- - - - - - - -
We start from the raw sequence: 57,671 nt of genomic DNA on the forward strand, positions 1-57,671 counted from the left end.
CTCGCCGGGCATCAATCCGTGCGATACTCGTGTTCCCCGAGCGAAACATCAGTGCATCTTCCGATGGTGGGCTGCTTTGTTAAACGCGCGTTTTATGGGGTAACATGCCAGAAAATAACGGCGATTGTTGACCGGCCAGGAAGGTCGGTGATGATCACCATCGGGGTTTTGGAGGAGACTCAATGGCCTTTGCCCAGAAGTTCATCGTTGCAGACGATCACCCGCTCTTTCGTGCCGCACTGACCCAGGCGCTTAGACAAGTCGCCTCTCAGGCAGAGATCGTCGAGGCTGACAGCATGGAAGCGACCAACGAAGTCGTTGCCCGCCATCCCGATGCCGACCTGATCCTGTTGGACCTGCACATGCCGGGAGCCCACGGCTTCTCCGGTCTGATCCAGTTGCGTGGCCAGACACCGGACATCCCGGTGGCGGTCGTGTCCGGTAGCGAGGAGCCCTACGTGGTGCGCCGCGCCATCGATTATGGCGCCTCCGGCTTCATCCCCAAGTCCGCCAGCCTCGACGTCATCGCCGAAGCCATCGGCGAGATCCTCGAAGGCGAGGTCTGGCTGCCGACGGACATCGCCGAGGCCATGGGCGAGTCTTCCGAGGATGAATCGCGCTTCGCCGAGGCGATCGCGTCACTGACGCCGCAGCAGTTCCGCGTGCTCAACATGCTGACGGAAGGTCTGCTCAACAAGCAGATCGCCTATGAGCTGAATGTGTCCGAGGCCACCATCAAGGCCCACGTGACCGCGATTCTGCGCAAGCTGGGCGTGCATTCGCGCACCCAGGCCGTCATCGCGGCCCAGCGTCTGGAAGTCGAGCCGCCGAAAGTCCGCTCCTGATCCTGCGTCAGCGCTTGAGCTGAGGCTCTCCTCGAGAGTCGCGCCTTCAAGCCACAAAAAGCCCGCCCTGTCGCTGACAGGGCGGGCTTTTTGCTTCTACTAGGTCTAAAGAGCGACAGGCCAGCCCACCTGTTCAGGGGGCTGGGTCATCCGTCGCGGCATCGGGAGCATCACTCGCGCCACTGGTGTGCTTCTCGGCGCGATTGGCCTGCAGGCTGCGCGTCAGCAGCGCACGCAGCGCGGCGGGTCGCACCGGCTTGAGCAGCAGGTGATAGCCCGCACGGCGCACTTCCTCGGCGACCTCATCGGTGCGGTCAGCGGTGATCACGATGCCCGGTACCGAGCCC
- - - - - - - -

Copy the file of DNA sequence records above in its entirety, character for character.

We start from the raw sequence: 57,671 nt of genomic DNA on the forward strand, positions 1-57,671 counted from the left end.
CTCGCCGGGCATCAATCCGTGCGATACTCGTGTTCCCCGAGCGAAACATCAGTGCATCTTCCGATGGTGGGCTGCTTTGTTAAACGCGCGTTTTATGGGGTAACATGCCAGAAAATAACGGCGATTGTTGACCGGCCAGGAAGGTCGGTGATGATCACCATCGGGGTTTTGGAGGAGACTCAATGGCCTTTGCCCAGAAGTTCATCGTTGCAGACGATCACCCGCTCTTTCGTGCCGCACTGACCCAGGCGCTTAGACAAGTCGCCTCTCAGGCAGAGATCGTCGAGGCTGACAGCATGGAAGCGACCAACGAAGTCGTTGCCCGCCATCCCGATGCCGACCTGATCCTGTTGGACCTGCACATGCCGGGAGCCCACGGCTTCTCCGGTCTGATCCAGTTGCGTGGCCAGACACCGGACATCCCGGTGGCGGTCGTGTCCGGTAGCGAGGAGCCCTACGTGGTGCGCCGCGCCATCGATTATGGCGCCTCCGGCTTCATCCCCAAGTCCGCCAGCCTCGACGTCATCGCCGAAGCCATCGGCGAGATCCTCGAAGGCGAGGTCTGGCTGCCGACGGACATCGCCGAGGCCATGGGCGAGTCTTCCGAGGATGAATCGCGCTTCGCCGAGGCGATCGCGTCACTGACGCCGCAGCAGTTCCGCGTGCTCAACATGCTGACGGAAGGTCTGCTCAACAAGCAGATCGCCTATGAGCTGAATGTGTCCGAGGCCACCATCAAGGCCCACGTGACCGCGATTCTGCGCAAGCTGGGCGTGCATTCGCGCACCCAGGCCGTCATCGCGGCCCAGCGTCTGGAAGTCGAGCCGCCGAAAGTCCGCTCCTGATCCTGCGTCAGCGCTTGAGCTGAGGCTCTCCTCGAGAGTCGCGCCTTCAAGCCACAAAAAGCCCGCCCTGTCGCTGACAGGGCGGGCTTTTTGCTTCTACTAGGTCTAAAGAGCGACAGGCCAGCCCACCTGTTCAGGGGGCTGGGTCATCCGTCGCGGCATCGGGAGCATCACTCGCGCCACTGGTGTGCTTCTCGGCGCGATTGGCCTGCAGGCTGCGCGTCAGCAGCGCACGCAGCGCGGCGGGTCGCACCGGCTTGAGCAGCAGGTGATAGCCCGCACGGCGCACTTCCTCGGCGACCTCATCGGTGCGGTCAGCGGTGATCACGATGCCCGGTACCGAGCCC